Millionaire Developer Reportedly Ordered to Demolish His $66 Million Château in France After Legal Battle
The estate boasts two helipads, a medieval cloister and a bell tower and more
British millionaire Patrick Diter is being ordered to tear down his Château Diter in the French Riviera, after reportedly failing to obtain the proper authorization.
Multiple outlets, including The New York Post, report that Diter, a property developer, first began building the mansion — worth about $66 million — over a decade and a half ago, and has continually added to it in the years since. He is now facing an order to demolish the property from the highest French judicial court, la Cour de Cassation.
According to Business Insider, court documents obtained by subscription-based outlet Air Mail further state that Diter has until June 2022, about 16 months, to tear down the 32,000-square-foot château, where rooms can currently be rented for about $315 to $1,030 per night.
Furthermore, Diter was fined $500,000, the court documents reportedly state, and would face an additional fine of $600 per day after the June 2022 deadline should the property (which is in Saint Jacques de Grasse, about 40 miles from Monaco) remain standing.
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The château's booking site details its impressive accommodations and amenities, including a main reception room, lounges, a library, multiple dining rooms, a TV room, a wine-tasting room, two helicopter pads, a staff kitchen, a steam room, a medieval cloister and more.
Additionally, the property boasts "18 Deluxe Suites with incredible views," which include "7 hectares of lush manicured gardens, vineyards and olive groves," a "large private salt water swimming pool," lily ponds and a bell tower.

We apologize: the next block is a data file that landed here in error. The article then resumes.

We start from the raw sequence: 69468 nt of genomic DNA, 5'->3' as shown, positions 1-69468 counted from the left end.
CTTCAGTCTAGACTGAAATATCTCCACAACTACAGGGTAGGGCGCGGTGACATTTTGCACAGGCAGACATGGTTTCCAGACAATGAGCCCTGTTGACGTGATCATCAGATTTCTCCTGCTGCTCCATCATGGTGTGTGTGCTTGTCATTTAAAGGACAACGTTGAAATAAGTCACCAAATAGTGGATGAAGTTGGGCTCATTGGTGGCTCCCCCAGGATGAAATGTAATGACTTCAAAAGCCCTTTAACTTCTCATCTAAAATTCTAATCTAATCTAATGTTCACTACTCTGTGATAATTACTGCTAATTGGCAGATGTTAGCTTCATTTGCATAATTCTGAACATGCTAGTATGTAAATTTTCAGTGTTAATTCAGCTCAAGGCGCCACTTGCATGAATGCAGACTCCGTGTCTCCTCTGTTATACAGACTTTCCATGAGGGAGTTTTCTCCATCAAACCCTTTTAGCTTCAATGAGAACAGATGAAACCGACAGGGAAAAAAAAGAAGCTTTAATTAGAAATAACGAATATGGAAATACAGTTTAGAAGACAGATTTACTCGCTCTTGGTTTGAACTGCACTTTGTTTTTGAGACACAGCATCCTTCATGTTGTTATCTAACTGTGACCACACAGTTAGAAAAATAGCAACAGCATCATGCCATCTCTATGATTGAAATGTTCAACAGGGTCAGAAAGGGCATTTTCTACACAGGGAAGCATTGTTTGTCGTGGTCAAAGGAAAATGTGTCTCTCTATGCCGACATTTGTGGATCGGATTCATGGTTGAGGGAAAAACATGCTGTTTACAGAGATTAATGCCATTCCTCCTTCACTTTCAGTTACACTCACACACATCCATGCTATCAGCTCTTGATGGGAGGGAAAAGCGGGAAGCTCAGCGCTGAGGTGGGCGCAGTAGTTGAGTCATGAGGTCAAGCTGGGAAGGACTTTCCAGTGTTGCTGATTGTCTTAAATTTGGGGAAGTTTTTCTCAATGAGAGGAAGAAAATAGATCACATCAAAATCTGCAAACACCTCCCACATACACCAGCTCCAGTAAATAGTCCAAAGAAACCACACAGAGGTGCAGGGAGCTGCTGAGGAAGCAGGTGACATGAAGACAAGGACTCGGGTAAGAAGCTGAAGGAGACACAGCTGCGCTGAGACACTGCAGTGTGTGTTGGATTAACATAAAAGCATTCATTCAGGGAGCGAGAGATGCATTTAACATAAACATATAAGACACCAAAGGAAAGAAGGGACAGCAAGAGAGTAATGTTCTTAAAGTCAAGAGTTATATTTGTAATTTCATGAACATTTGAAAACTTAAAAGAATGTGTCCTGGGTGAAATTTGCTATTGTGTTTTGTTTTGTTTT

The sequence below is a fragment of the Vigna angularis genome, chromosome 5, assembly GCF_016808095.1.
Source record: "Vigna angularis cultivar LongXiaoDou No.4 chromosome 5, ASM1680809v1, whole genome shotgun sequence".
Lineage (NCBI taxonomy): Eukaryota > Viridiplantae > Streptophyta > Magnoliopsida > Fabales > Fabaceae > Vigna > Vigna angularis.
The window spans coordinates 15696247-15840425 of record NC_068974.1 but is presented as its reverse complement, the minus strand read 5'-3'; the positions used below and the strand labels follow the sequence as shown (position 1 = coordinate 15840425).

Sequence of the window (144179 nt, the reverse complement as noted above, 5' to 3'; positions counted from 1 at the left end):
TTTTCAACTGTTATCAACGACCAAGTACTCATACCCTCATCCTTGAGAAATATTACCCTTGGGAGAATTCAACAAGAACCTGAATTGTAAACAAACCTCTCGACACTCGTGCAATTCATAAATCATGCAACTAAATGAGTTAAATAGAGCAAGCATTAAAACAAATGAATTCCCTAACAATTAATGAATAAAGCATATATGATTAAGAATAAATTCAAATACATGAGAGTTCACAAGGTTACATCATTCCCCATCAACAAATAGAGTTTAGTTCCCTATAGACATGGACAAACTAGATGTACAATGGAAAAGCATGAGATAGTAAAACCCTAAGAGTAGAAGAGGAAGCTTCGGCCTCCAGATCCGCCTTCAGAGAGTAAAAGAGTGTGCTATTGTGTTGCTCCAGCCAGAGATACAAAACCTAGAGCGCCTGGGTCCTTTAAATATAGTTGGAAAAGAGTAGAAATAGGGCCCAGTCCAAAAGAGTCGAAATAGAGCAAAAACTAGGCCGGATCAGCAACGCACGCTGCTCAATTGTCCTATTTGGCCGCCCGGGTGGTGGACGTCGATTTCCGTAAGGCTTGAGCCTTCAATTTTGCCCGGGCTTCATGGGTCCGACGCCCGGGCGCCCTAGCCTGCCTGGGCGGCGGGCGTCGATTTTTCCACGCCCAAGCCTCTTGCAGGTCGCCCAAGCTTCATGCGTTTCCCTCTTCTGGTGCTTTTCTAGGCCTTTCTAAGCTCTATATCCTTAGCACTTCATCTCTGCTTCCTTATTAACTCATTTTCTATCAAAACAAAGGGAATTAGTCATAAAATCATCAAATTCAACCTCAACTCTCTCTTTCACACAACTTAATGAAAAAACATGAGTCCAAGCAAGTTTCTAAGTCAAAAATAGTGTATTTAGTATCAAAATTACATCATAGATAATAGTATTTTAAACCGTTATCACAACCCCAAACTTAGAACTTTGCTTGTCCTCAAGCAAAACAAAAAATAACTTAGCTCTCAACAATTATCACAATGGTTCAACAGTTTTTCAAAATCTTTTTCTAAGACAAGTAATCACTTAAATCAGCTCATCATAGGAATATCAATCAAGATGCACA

A video from the site gives a sweeping tour of ornate rooms and grounds.
The listing states that the 18-bedroom Château Diter can "host more than 600 people, making it the perfect location to host extravagant dinners, lavish weddings, luxurious events, and memorable business meetings."
"The impressive Renaissance property is characterized by an elegant atmosphere created by the opulent furniture, imposing fireplaces, Venetian chandeliers and wonderful frescoes," the listing reads.
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This is not the first time that Diter has been ordered to take the property down.
In 2019, a court of appeal judges in Aix-en-Provence fined him over $600,000 for constructing the château illegally over 17 acres in a protected wooded area, with an order to demolish it within 18 months, The Guardian reported at the time.
According to multiple outlets, neighbors have complained about loud noise coming from the property, which has exacerbated his troubles.
The Post reports that, according to Air Mail, Diter may bring the case to the European Court of Human Rights. But a local official told the Post, "That's ridiculous. Nobody has violated Patrick Diter's human rights. His rights have been taken into account every step of the way during this legal journey."